Fed didn’t save the economy

As consensus builds that the recession is over, some are crediting Federal Reserve chairman Ben Bernanke’s stewardship and all but re-nominating him by acclamation.

But others worry that declaring the recession over is a tad premature.

“I would be hesitant to declare the recession over while unemployment remains so dire,” said George Selgin, professor of economics at the Terry College of Business at UGA and a senior fellow at the Cato Institute, a libertarian think tank.

Even if the recession were ending, Selgin thinks it would be a mistake to credit the Fed with the recovery. (It’s not a religious notion to believe that an economy might recover without government direction.)

Selgin says the bailouts of investment banks, insurance firms and troubled TARP banks, plus the unprecedented lending to non-financial companies have been counterproductive and delayed the recovery. He is not alone in suggesting the major impact of the bank bailout money has been to allow those institutions to postpone dealing with their bad loans.

The Fed decided, after Wa-Mu and Lehman Brothers went under, that no other big financial institution would be allowed to fail, codifying the notion of too big to fail. But in order to function properly, the marketplace must be allowed to reward the successful while letting the failures fall by the wayside.

Critics of capitalism point to this recession and the Panic of 2008 as proof the marketplace isn’t efficient, that it must be propped up and regulated even more. The counter-argument is that the marketplace wasn’t allowed to work. Government intervened.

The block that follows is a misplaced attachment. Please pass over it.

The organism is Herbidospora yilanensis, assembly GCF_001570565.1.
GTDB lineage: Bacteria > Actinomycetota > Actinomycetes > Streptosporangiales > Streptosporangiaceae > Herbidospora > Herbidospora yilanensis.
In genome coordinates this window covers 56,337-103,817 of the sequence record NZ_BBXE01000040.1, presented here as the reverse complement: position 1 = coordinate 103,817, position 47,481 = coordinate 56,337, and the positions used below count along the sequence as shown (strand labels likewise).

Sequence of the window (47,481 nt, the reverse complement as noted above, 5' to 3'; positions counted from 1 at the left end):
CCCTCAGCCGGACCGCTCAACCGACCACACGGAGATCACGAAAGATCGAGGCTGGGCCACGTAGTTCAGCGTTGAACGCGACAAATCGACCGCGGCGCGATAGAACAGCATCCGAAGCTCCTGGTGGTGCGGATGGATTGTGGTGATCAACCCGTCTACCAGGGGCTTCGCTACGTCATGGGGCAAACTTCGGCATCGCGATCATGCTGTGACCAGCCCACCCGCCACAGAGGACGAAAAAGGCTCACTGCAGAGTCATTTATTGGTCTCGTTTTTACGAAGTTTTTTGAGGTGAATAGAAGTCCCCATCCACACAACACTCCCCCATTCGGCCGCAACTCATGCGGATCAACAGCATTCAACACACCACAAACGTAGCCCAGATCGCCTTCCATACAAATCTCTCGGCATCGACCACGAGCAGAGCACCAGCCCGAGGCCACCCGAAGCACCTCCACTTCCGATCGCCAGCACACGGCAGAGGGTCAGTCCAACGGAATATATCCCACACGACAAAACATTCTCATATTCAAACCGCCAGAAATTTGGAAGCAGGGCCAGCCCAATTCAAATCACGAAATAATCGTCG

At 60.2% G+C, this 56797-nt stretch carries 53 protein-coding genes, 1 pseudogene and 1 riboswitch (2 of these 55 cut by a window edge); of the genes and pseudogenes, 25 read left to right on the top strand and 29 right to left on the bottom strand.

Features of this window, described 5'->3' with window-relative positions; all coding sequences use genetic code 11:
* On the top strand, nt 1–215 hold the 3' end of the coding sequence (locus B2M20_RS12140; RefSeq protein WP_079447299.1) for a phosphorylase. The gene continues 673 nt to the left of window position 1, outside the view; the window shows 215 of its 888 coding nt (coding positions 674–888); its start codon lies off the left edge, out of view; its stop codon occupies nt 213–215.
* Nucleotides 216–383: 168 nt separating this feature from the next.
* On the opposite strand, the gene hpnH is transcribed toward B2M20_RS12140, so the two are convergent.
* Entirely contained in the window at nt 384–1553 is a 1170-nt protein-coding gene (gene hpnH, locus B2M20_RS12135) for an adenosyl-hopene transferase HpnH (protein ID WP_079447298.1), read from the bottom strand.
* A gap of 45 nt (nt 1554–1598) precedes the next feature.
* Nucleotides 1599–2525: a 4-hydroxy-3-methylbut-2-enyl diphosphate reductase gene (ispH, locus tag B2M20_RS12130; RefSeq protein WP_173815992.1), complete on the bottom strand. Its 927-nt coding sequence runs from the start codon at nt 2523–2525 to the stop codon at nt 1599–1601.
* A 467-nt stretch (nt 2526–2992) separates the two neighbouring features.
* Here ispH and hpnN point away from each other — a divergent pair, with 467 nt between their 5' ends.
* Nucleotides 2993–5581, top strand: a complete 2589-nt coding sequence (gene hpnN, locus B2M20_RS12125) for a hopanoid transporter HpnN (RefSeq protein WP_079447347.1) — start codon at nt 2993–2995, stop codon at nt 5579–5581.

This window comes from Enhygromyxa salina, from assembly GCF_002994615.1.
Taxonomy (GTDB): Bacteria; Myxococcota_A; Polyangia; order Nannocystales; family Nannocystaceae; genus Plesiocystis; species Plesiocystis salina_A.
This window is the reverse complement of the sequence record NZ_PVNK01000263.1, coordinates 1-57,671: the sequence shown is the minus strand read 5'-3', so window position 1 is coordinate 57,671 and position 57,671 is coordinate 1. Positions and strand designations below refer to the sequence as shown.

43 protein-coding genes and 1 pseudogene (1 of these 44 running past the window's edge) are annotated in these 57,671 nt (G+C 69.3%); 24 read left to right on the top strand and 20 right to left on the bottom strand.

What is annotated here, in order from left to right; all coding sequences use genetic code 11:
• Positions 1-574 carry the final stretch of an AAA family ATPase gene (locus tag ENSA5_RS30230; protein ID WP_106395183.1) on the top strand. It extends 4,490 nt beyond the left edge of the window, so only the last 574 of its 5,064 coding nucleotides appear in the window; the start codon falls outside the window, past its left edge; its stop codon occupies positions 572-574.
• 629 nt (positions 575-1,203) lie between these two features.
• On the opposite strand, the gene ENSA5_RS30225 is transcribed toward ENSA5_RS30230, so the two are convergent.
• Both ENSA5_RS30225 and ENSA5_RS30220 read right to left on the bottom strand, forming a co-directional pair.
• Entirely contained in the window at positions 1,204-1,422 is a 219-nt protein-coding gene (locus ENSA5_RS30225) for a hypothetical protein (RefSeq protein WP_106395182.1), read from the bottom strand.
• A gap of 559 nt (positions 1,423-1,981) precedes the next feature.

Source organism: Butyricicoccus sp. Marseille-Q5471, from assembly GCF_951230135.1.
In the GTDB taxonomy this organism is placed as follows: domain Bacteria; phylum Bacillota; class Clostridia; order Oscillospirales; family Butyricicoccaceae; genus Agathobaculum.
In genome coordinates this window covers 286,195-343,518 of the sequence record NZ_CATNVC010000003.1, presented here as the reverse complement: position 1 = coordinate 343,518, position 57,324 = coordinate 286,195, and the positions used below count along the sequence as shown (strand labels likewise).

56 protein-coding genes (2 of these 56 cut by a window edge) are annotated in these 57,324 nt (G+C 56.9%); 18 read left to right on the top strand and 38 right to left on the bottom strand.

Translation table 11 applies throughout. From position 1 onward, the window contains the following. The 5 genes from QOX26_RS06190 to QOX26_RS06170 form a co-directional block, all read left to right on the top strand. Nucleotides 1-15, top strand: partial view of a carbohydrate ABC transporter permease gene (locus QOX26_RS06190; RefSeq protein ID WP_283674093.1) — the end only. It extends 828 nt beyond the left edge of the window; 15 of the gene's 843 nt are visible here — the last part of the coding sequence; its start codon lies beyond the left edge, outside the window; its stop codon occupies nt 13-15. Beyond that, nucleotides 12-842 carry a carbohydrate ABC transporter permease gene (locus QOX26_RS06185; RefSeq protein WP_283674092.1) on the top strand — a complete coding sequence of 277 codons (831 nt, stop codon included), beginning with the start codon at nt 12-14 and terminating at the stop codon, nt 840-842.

Selgin believes the Fed, after helping fuel the housing bubble, has morphed from central banker into central planning agency with a corporate welfare department.

In choosing which firms to save and which to leave to the vagaries of the marketplace, the Fed has gone where no orthodox central bank has gone before in picking winners and losers.

And as sure as day follows night, crises bring on cries for reforms.

More regulation of the financial industry is premised on the charge that this recent crisis was brought about by deregulation that defanged regulators of the power needed to rein in those greedy you-know-whats.

“Those who believe this crisis happened because regulators didn’t have enough power are lacking an historical perspective on financial regulation,” Slegin says. “We’ve been mucking about with regulations of financial institutions since before the Constitution was ratified.”

The history of financial regulation in this country has been a long one, mostly more regulation with a smattering of deregulation every now and then. Almost without fail, regulation has led to new problems, the professor states.

Selgin sees some of the most egregious actors in the most recent financial meltdown as creations of the reforms following the Great Depression. The Glass-Steagall Act, for example, separated commercial and investment banking and gave birth to the world of such freestanding investment banks as Merrill Lynch, Bear Stearns and Lehman Brothers.

We all know where that led.

Thomas Oliver writes a business column. He can be reached at toliver.writeright@gmail.com.